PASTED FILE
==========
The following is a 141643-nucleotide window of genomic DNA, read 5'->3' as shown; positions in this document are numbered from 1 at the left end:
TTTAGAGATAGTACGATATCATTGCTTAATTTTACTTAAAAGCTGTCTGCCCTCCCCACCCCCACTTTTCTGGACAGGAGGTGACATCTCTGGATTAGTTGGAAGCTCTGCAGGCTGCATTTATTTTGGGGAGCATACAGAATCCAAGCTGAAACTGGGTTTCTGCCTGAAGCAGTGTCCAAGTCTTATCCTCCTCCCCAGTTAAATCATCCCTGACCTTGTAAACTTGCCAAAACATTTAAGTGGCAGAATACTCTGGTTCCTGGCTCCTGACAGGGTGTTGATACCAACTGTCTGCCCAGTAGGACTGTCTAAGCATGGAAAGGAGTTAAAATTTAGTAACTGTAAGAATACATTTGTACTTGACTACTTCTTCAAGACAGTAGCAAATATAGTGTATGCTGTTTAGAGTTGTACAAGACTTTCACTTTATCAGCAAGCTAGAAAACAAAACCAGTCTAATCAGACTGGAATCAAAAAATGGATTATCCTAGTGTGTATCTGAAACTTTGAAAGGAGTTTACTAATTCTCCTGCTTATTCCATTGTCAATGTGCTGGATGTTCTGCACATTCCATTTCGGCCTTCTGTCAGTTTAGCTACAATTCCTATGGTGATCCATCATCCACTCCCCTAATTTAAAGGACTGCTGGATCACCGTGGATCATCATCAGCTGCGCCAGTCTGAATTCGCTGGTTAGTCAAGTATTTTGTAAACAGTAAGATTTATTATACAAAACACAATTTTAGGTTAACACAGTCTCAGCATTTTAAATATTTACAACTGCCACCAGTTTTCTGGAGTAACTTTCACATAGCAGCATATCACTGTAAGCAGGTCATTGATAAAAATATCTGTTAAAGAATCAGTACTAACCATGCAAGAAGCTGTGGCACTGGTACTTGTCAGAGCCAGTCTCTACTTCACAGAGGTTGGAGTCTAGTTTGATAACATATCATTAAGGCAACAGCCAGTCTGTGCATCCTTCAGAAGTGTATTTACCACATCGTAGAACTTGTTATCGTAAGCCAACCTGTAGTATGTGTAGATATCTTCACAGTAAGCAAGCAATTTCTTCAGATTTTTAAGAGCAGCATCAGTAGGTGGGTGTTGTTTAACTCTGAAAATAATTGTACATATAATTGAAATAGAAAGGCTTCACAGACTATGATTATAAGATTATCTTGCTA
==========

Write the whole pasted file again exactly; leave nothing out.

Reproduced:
The following is a 141643-nucleotide window of genomic DNA, read 5'->3' as shown; positions in this document are numbered from 1 at the left end:
TTTAGAGATAGTACGATATCATTGCTTAATTTTACTTAAAAGCTGTCTGCCCTCCCCACCCCCACTTTTCTGGACAGGAGGTGACATCTCTGGATTAGTTGGAAGCTCTGCAGGCTGCATTTATTTTGGGGAGCATACAGAATCCAAGCTGAAACTGGGTTTCTGCCTGAAGCAGTGTCCAAGTCTTATCCTCCTCCCCAGTTAAATCATCCCTGACCTTGTAAACTTGCCAAAACATTTAAGTGGCAGAATACTCTGGTTCCTGGCTCCTGACAGGGTGTTGATACCAACTGTCTGCCCAGTAGGACTGTCTAAGCATGGAAAGGAGTTAAAATTTAGTAACTGTAAGAATACATTTGTACTTGACTACTTCTTCAAGACAGTAGCAAATATAGTGTATGCTGTTTAGAGTTGTACAAGACTTTCACTTTATCAGCAAGCTAGAAAACAAAACCAGTCTAATCAGACTGGAATCAAAAAATGGATTATCCTAGTGTGTATCTGAAACTTTGAAAGGAGTTTACTAATTCTCCTGCTTATTCCATTGTCAATGTGCTGGATGTTCTGCACATTCCATTTCGGCCTTCTGTCAGTTTAGCTACAATTCCTATGGTGATCCATCATCCACTCCCCTAATTTAAAGGACTGCTGGATCACCGTGGATCATCATCAGCTGCGCCAGTCTGAATTCGCTGGTTAGTCAAGTATTTTGTAAACAGTAAGATTTATTATACAAAACACAATTTTAGGTTAACACAGTCTCAGCATTTTAAATATTTACAACTGCCACCAGTTTTCTGGAGTAACTTTCACATAGCAGCATATCACTGTAAGCAGGTCATTGATAAAAATATCTGTTAAAGAATCAGTACTAACCATGCAAGAAGCTGTGGCACTGGTACTTGTCAGAGCCAGTCTCTACTTCACAGAGGTTGGAGTCTAGTTTGATAACATATCATTAAGGCAACAGCCAGTCTGTGCATCCTTCAGAAGTGTATTTACCACATCGTAGAACTTGTTATCGTAAGCCAACCTGTAGTATGTGTAGATATCTTCACAGTAAGCAAGCAATTTCTTCAGATTTTTAAGAGCAGCATCAGTAGGTGGGTGTTGTTTAACTCTGAAAATAATTGTACATATAATTGAAATAGAAAGGCTTCACAGACTATGATTATAAGATTATCTTGCTA